Well, either way, we are trendy right? Well at least we enjoy learning about them as it ties into the psychology involved in design. So lets be meat trend setters, and have a party with a modest quantity of quality local bacon. mmm.

The Impact of Marketing on Society as a Whole!

There are lots of mediums we can apply our Graphic Design experience to, and because of this we are hopefully able to have a more actualized perception of our job and tasks. Graphic design not only requires creativity and skill of the programs, but most of it is psychology and much time is spend considering audiences and expectations. We are (hopefully) not going to be simplified to a specialized task for our job, we are expected to have independent thought and constantly weighing the ends and means of our actions not just on the company but society as a whole. This is awesome! So lets look at a medium we will be working with, marketing, and define ways we can have an upper hand at creating a better world, for as in a previous post I wrote that marketing is a notion of authority that has potential to breed a society either hyper-suspicious and cynical or mindless zombies. So how can marketing be healthy for both the company and the consumer?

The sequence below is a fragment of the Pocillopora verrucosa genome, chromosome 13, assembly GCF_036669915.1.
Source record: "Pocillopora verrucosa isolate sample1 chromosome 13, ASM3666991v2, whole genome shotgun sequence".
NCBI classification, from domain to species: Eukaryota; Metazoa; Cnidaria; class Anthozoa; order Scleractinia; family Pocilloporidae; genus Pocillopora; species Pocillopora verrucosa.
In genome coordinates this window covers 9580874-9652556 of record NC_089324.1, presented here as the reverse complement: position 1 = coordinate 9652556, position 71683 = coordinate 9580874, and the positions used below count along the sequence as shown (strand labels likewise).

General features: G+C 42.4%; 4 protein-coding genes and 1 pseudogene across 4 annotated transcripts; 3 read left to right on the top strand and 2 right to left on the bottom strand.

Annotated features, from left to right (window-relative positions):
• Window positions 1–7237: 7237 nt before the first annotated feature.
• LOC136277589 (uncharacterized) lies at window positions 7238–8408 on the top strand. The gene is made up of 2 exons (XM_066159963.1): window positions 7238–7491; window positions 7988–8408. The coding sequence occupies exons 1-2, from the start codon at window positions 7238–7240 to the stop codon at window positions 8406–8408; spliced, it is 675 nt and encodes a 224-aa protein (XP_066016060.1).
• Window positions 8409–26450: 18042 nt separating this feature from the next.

It could probably start by not seeing our neighbors as consumers.

In a cynical point of view which may or may not be true, it seems our capitalist world is going down the inevitable track of valuing consumption over community. With our technologically advanced and globalized world we can be friends with people across the world or a few blocks down the street, no big deal, but when it comes to going 'home' and feeling welcome surrounded by neighbors that look after you this isn't always the case now a days. I remember having block parties every years in our neighborhood, but that notion of community and belonging dissipated into staying in and tending to our own interests.

And maybe this lack of neighborhood community is being replaced with more voluntary and proactive community, for because of our economy we are able to have time finding out what we specifically enjoy, in turn creating community out of those interests. This might not mean you and others that enjoy the same scene as you happen to live next door on a block, but you make it work.